Plant Ecology

, Volume 174, Issue 2, pp 205–216

Comparative ecology of a lowland and a subalpine species of Mnium in the northern Rocky Mountains

  • Natalie Cleavitt


Factors that set the altitudinal limits of plants have been relatively well explored for many land plant groups, but not for bryophytes. Bryophytes typically represent a significant portion of alpine floras with many species specific to highland systems. Differences between highland and lowland bryophytes have been underinvestigated. In the present study spanning three growing seasons, a subalpine and a lowland moss were both reciprocally planted as apical fragments and transplanted as adults between sites at 1400 m and 2000 m in the Front Ranges of the Rocky Mountains, Alberta. The lowland species, Mnium spinulosum, was less tolerant of conditions at 2000 m than the subalpine species, M. arizonicum, was to conditions at 1400 m. In particular, M. spinulosum had lower establishment from both apical fragments and spores at higher elevation sites. Both species had significantly lower establishment during the abnormally cold growing season of 1999, but fragments of M. arizonicum were better able to adjust their investment in establishment. The effect of a dominant feather moss, Hylocomium splendens, on establishment and transplant health was tested for M. arizonicum. Establishment of M. arizonicum was lower in Hylocomium mats than on bare humus regardless of site elevation suggesting allelopathy; however, stem survival in adult transplants was higher in Hylocomium mats than in Mnium dominated microsites at the higher elevation suggesting facilitation. Competition, rather than a lack of physiological plasticity, probably determines the lower elevation limit of the subalpine moss, while poor establishment ability at low temperatures accounts for the upper elevation limit of the montane moss.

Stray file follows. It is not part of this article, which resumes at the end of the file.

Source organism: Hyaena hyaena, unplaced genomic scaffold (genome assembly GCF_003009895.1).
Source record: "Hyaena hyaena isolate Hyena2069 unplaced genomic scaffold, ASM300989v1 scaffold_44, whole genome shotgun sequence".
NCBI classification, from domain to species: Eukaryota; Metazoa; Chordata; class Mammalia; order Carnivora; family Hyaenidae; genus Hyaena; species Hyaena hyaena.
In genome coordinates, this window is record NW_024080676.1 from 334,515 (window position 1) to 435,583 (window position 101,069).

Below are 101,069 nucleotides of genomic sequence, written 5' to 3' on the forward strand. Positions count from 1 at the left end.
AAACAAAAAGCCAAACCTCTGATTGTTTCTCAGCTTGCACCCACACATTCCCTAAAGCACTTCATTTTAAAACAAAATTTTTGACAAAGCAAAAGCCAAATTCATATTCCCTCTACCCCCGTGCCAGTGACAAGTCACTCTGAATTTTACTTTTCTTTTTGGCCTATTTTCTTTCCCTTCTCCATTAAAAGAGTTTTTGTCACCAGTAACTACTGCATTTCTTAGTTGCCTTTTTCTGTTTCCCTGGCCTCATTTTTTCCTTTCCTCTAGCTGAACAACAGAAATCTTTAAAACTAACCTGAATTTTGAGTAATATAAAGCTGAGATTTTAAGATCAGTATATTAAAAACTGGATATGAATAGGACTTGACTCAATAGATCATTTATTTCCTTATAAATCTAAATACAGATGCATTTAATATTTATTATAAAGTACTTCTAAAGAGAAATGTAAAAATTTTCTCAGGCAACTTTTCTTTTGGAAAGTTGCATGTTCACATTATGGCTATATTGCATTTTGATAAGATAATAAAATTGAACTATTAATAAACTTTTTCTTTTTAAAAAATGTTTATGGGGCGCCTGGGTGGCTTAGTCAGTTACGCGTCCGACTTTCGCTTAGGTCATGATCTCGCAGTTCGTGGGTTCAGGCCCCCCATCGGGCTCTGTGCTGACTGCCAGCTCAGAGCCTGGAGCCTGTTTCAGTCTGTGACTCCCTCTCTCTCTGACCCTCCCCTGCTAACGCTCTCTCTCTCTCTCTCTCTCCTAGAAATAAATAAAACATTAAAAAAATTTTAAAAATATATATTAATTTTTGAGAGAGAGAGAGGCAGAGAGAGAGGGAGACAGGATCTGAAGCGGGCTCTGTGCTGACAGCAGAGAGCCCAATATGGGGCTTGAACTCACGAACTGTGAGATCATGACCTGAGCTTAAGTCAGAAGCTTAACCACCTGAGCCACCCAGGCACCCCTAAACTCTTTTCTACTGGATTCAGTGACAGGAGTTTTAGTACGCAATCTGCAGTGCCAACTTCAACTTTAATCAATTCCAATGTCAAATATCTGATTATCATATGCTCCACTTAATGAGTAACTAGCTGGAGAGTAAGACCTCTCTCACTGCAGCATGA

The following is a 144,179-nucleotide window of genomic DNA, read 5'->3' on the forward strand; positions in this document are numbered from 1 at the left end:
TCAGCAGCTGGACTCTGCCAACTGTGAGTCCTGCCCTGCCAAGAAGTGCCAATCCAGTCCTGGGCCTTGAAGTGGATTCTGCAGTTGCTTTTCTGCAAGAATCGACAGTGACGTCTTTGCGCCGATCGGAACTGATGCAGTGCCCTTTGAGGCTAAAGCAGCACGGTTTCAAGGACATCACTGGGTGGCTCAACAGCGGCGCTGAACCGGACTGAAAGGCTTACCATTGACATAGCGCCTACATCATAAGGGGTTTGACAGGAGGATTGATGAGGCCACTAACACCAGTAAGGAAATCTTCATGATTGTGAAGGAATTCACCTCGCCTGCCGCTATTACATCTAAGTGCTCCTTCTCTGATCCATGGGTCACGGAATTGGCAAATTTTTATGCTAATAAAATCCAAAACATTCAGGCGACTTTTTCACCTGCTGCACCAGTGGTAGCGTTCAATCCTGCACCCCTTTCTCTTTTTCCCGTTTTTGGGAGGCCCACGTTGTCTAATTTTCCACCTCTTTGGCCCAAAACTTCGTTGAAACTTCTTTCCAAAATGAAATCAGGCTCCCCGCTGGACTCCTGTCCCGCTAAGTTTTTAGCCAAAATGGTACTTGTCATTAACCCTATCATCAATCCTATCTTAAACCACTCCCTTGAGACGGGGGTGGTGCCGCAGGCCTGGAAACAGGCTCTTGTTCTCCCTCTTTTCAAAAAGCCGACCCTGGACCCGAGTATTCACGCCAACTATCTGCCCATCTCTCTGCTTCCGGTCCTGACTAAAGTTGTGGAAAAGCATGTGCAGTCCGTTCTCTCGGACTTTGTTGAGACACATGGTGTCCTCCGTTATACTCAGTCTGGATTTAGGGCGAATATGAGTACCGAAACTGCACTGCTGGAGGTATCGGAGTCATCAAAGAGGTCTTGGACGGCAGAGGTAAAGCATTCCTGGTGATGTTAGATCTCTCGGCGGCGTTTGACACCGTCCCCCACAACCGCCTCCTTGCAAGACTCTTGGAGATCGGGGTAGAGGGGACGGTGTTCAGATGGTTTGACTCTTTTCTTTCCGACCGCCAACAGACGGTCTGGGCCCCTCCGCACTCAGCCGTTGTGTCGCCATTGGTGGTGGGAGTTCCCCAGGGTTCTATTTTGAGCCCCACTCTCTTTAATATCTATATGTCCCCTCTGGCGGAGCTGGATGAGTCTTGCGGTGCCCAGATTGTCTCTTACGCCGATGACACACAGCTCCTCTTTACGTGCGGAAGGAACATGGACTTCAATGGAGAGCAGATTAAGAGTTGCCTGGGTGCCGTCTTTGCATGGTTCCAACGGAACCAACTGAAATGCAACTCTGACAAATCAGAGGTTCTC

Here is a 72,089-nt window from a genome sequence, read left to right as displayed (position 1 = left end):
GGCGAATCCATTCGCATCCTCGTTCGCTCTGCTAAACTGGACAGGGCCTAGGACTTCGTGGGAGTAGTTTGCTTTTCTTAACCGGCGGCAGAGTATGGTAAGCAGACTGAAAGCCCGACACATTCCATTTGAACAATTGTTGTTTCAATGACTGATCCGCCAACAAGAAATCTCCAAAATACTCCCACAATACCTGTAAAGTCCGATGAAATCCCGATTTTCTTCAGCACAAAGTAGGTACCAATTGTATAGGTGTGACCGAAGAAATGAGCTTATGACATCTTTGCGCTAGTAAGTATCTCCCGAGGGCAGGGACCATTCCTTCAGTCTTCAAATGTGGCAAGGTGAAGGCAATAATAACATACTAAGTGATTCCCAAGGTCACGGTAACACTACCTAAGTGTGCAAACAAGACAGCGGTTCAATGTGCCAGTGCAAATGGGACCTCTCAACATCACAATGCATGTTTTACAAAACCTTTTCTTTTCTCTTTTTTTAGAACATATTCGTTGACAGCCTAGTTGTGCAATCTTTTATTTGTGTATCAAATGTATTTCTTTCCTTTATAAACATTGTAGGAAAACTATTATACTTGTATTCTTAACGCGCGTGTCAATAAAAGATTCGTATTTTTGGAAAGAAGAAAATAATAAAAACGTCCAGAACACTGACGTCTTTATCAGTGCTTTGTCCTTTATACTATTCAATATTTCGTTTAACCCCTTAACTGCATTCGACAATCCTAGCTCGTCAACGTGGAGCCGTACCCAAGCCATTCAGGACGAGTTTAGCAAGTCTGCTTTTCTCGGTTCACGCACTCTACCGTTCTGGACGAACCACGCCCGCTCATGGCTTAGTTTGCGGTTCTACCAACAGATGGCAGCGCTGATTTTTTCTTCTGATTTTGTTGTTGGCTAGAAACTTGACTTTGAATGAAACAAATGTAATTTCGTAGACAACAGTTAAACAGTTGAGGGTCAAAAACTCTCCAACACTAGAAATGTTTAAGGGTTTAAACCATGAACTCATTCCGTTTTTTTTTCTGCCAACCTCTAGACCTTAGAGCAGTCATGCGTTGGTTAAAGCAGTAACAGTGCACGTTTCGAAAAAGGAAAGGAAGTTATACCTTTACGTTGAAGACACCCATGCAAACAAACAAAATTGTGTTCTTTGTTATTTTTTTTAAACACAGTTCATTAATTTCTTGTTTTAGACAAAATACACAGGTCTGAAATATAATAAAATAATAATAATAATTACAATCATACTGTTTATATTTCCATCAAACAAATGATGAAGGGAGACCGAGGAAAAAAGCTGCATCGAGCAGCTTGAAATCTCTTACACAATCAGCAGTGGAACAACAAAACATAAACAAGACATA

Altitudinal limit Establishment M. arizonicum M. spinulosum Transplant 


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Copyright information

© Kluwer Academic Publishers 2004

Authors and Affiliations

  • Natalie Cleavitt
    • 1
  1. 1.Department of Natural ResourcesCornell UniversityIthaca

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